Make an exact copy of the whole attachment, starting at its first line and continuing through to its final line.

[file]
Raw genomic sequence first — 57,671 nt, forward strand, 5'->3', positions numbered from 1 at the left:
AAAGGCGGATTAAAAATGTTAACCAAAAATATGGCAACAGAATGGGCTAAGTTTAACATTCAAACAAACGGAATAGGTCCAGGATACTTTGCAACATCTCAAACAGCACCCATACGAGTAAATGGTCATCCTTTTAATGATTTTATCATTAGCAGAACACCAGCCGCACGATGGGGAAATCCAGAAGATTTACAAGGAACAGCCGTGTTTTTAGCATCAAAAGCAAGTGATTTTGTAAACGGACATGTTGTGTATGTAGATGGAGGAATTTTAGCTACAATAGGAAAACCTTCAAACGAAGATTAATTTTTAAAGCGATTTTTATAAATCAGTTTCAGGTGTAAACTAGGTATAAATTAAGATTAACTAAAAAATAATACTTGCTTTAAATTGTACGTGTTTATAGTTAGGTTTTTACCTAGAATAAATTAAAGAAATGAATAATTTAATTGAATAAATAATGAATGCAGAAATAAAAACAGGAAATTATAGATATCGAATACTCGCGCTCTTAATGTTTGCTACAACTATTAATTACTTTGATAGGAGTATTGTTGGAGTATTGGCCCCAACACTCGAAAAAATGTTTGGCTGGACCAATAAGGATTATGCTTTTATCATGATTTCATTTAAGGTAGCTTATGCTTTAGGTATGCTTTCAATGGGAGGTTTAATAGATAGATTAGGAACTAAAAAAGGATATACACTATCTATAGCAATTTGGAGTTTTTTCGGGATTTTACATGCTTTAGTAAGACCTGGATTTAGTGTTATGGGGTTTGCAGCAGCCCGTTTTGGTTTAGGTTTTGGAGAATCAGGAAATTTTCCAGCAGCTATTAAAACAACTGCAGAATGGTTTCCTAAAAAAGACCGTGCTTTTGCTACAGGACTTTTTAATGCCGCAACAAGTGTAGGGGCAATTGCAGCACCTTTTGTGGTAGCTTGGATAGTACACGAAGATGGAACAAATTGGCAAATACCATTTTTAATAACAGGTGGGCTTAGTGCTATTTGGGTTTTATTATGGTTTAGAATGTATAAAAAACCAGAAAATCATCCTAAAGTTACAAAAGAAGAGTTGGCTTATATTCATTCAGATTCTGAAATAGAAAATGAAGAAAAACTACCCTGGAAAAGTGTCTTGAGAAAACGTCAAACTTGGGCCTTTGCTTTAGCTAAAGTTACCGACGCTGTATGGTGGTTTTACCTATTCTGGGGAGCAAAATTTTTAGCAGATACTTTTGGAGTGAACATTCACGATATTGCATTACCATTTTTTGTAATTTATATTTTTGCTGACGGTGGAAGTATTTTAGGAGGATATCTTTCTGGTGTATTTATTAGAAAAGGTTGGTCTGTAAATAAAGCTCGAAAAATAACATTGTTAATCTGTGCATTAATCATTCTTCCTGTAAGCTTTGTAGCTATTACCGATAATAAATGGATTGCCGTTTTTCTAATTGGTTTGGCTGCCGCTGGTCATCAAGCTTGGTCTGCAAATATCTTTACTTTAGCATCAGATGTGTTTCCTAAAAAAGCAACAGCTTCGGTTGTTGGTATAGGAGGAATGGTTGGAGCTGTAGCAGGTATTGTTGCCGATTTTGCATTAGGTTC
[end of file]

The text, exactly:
Raw genomic sequence first — 57,671 nt, forward strand, 5'->3', positions numbered from 1 at the left:
AAAGGCGGATTAAAAATGTTAACCAAAAATATGGCAACAGAATGGGCTAAGTTTAACATTCAAACAAACGGAATAGGTCCAGGATACTTTGCAACATCTCAAACAGCACCCATACGAGTAAATGGTCATCCTTTTAATGATTTTATCATTAGCAGAACACCAGCCGCACGATGGGGAAATCCAGAAGATTTACAAGGAACAGCCGTGTTTTTAGCATCAAAAGCAAGTGATTTTGTAAACGGACATGTTGTGTATGTAGATGGAGGAATTTTAGCTACAATAGGAAAACCTTCAAACGAAGATTAATTTTTAAAGCGATTTTTATAAATCAGTTTCAGGTGTAAACTAGGTATAAATTAAGATTAACTAAAAAATAATACTTGCTTTAAATTGTACGTGTTTATAGTTAGGTTTTTACCTAGAATAAATTAAAGAAATGAATAATTTAATTGAATAAATAATGAATGCAGAAATAAAAACAGGAAATTATAGATATCGAATACTCGCGCTCTTAATGTTTGCTACAACTATTAATTACTTTGATAGGAGTATTGTTGGAGTATTGGCCCCAACACTCGAAAAAATGTTTGGCTGGACCAATAAGGATTATGCTTTTATCATGATTTCATTTAAGGTAGCTTATGCTTTAGGTATGCTTTCAATGGGAGGTTTAATAGATAGATTAGGAACTAAAAAAGGATATACACTATCTATAGCAATTTGGAGTTTTTTCGGGATTTTACATGCTTTAGTAAGACCTGGATTTAGTGTTATGGGGTTTGCAGCAGCCCGTTTTGGTTTAGGTTTTGGAGAATCAGGAAATTTTCCAGCAGCTATTAAAACAACTGCAGAATGGTTTCCTAAAAAAGACCGTGCTTTTGCTACAGGACTTTTTAATGCCGCAACAAGTGTAGGGGCAATTGCAGCACCTTTTGTGGTAGCTTGGATAGTACACGAAGATGGAACAAATTGGCAAATACCATTTTTAATAACAGGTGGGCTTAGTGCTATTTGGGTTTTATTATGGTTTAGAATGTATAAAAAACCAGAAAATCATCCTAAAGTTACAAAAGAAGAGTTGGCTTATATTCATTCAGATTCTGAAATAGAAAATGAAGAAAAACTACCCTGGAAAAGTGTCTTGAGAAAACGTCAAACTTGGGCCTTTGCTTTAGCTAAAGTTACCGACGCTGTATGGTGGTTTTACCTATTCTGGGGAGCAAAATTTTTAGCAGATACTTTTGGAGTGAACATTCACGATATTGCATTACCATTTTTTGTAATTTATATTTTTGCTGACGGTGGAAGTATTTTAGGAGGATATCTTTCTGGTGTATTTATTAGAAAAGGTTGGTCTGTAAATAAAGCTCGAAAAATAACATTGTTAATCTGTGCATTAATCATTCTTCCTGTAAGCTTTGTAGCTATTACCGATAATAAATGGATTGCCGTTTTTCTAATTGGTTTGGCTGCCGCTGGTCATCAAGCTTGGTCTGCAAATATCTTTACTTTAGCATCAGATGTGTTTCCTAAAAAAGCAACAGCTTCGGTTGTTGGTATAGGAGGAATGGTTGGAGCTGTAGCAGGTATTGTTGCCGATTTTGCATTAGGTTC